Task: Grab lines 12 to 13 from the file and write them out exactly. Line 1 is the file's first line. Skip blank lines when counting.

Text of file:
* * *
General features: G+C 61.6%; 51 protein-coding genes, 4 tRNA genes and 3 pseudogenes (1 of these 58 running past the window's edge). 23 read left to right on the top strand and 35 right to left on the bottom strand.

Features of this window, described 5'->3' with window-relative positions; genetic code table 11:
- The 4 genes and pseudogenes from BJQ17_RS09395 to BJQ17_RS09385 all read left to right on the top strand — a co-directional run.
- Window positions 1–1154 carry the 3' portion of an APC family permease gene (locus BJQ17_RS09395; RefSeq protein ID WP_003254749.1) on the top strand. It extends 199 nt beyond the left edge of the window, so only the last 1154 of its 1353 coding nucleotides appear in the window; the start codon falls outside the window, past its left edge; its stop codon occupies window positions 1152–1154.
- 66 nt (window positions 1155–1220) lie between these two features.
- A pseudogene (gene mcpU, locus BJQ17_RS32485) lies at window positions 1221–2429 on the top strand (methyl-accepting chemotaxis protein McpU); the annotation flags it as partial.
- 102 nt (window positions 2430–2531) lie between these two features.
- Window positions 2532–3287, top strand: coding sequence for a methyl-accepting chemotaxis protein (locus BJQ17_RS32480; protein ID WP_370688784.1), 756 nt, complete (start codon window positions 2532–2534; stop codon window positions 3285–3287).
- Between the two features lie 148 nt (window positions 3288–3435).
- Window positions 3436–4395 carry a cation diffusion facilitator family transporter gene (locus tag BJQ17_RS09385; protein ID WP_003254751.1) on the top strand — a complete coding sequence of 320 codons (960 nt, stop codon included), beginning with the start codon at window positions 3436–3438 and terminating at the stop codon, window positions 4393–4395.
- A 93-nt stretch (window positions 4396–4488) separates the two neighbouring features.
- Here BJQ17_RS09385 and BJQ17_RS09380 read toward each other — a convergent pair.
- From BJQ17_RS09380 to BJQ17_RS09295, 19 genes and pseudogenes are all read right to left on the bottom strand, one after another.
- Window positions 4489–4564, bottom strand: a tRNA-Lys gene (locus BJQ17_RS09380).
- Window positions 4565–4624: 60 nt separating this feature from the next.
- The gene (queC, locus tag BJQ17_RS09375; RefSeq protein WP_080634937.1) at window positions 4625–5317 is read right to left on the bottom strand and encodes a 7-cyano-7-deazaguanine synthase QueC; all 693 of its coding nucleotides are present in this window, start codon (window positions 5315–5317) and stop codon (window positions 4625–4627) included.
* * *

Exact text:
- Here BJQ17_RS09385 and BJQ17_RS09380 read toward each other — a convergent pair.
- From BJQ17_RS09380 to BJQ17_RS09295, 19 genes and pseudogenes are all read right to left on the bottom strand, one after another.